As Howard mentioned, terrorism in Africa was initially located specifically within North Africa and the Horn of Africa. The states of Northwest Africa are known as the Maghreb. This region shares political, cultural, historical and religious ties with the Middle East, in addition with the nations of Egypt, Sudan and those in the Horn of Africa. Subsequently, the Maghreb and the Horn have been well integrated into the sphere of international Islamic terrorism out of the Middle East. (Howard, 2010: 961.) For example in August 1998, two United States embassies were bombed in Dar es Salaam, Tanzania and Nairobi, Kenya. The attacks were linked to the terrorist group Egyptian Islamic Jihad, an offshoot of al-Qaeda based in Egypt. (Dagne, 2002: 5-6). The link between state failure and terrorism is most prevalent within Somalia, with Somalia being an example of a completely ‘collapsed’ state. (Ahmed & Green, 1999: 113-115). Between 1991 and 2006, Somalia can be considered as a real-world example of a stateless society. In 1991 a coalition of clam-based militant groups overthrew President Siad Barre’s government. Following that, various armed forces fought for influence in the subsequent power vacuum. This resulted in the collapse of the rule of law and a legitimate central government. (Menkhaus, 2007: 73) The absence of central authority within Somalia created a supportive environment for terrorist activity to develop. Throughout the 1990s, Somalia remained a dangerous, anarchic state, posing a direct security threat to the neighbouring states of Ethiopia and Kenya. Between 1998 and 2004, al-Qaeda attacks in Kenya stemmed from Somalia where they have used it as a base of operations. (Menkhaus, 2013: 9). Due to the lack of law and order within the state, Islamic fundamentalism also began to arise during the 1990s and 2000s, with various Islamic courts emerging in this period. As Dagne stated, “These courts functioned as a government and often enforced decisions by using their own Islamic militia”. (Dagne, 2002: 9). The key group that dictated these courts was the Al-Itihaad al-Islamiya. They functioned as the militia for these courts, imposing strict Sharia law under their jurisdiction. In 2006, Al-Itihaad al-Islamiya merged with other groups to become Islamic Courts Union. During this year, the ICU managed to conquer the capital Mogadishu and the majority of southern Somalia. Although not specifically regarded as a terrorist organisation, the ICU had been linked to terrorist organisations in the Middle East, specifically al-Qaeda. (Marley, 2011: 65). Dominic Lisanti noted that, “…in 2006 it [Somalia] had 11 incidents and in 2007 that number increased to 159”. (Lisanti, 2010: 10). These Islamic Courts were able to function and thrive in Somalia due to the lack of the rule of law and functional central government. Somalia’s fragmented and lawless society left it vulnerable to Islamic radicalisation according to Howard, accumulating in the establishment of the terrorist group Al-Shabaab in 2006. (Howard, 2014: 157.) This is a terrorist group that has been battling the Transitional Federal Government and then the Federal Government of Somalia. Al-Shabaab formed following the defeat of the ICU by U.S backed Ethiopian forces in 2006; it also is a product of the state failure of Somalia. Similarly to the Islamic Courts, Al-Shabaab expresses the movement of attempting to recentralise and reconstruct Somali politics under political Islam. (Marchal, 2009: 381.) The ICU and al-Shabaab were both groups that sought to establish their own law and order and government in a state that had failed. With Somalia’s complete collapse as a state came also the attraction of al-Qaeda in particular, as they were able to harbour militants in a society where they could not be tracked. (Ibrahim, 2010: 285-287). In examining the link between state failure and international terrorism, Somalia is a prime example.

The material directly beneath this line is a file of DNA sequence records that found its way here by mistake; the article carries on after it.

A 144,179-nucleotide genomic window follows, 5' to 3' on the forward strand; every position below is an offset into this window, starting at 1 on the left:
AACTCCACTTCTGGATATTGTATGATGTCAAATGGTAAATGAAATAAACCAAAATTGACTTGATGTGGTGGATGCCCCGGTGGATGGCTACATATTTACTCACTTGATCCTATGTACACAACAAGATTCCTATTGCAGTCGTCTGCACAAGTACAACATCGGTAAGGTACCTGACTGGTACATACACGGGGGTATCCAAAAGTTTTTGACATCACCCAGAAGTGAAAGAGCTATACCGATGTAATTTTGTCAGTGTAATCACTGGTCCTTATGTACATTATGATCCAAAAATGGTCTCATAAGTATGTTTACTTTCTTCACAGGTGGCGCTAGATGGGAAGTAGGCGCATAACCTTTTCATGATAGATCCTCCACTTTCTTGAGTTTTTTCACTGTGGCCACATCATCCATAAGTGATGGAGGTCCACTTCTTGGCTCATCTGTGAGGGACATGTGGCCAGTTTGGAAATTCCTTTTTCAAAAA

As mentioned before, the political violence and insurgency within sub-Saharan nations increased following the conclusion of the cold war. It was also exemplified further after September 11 and the West’s War on Terror. With this, is the increasing threat of terrorism emerging and flourishing within the region. Howard noted that “…while internationally sponsored terrorist organizations have been present in sub-Saharan Africa for the past forty years, the region has seemingly been immune to terrorist attacks, but that is changing”. (Howard, 2010: 962). The degradation of many nations into state failure has resulted in a potential increase of extremist violence. Within these failed or failing states is a long history of political violence and insurgency, which quickly involves terrorist activity according to Howard. She wrote, “Insurgent movements in sub-Saharan Africa have waged a campaign of terror against citizens within their own country, which could rival the attacks of any international terrorist operation”. (Howard, 2010: 964). Two examples of these insurgency movements that have conducted acts of terrorism include the Janjaweed in Sudan and the Revolutionary United Front (RUF) in Sierra Leone. Insurgency movements and political violence within failed states also have the tendency to spill over into other nations. In 1996 American political scientist Myrion Weiner noted his theory of “Bad Neighbors, Bad Neighborhoods,” of which is applicable to the spread of political violence across borders. (Weiner, 1996: 41-42). This in turn results in the development of a domestic terrorist risk to an international threat. This spreading of conflict into neighbouring states is heavily prevalent in the recent history of sub-Saharan Africa, and it is set to remain for the immediate future. An example of this is the Second Congo Civil War. Despite a peace agreement in 2003, the war has lived on through various conflicts around the country, keeping the Congo as one of the poorest nations in the world. As the DRC borders a number of failed states, Uganda, Angola and Rwanda, it threatens to remain a failed state. In addition, various insurgent and terrorist groups have crossed borders and operate freely within the immediate region. (Howard, 2014: 158.) The Ugandan terrorists group the Allied Democratic Forces (ADF) and Lord’s Resistance Army (LRA) are examples of terrorist organisations that gained an international influence as the result of a regional conflict. As demonstrated by the conflict in the DRC, terrorist organisations have utilised war as a means to spread their ideology and fight internationally. Hence, the spread of insurgent movements and violent political conflict throughout sub-Saharan Africa has consequently resulted in the spread of terrorism across borders.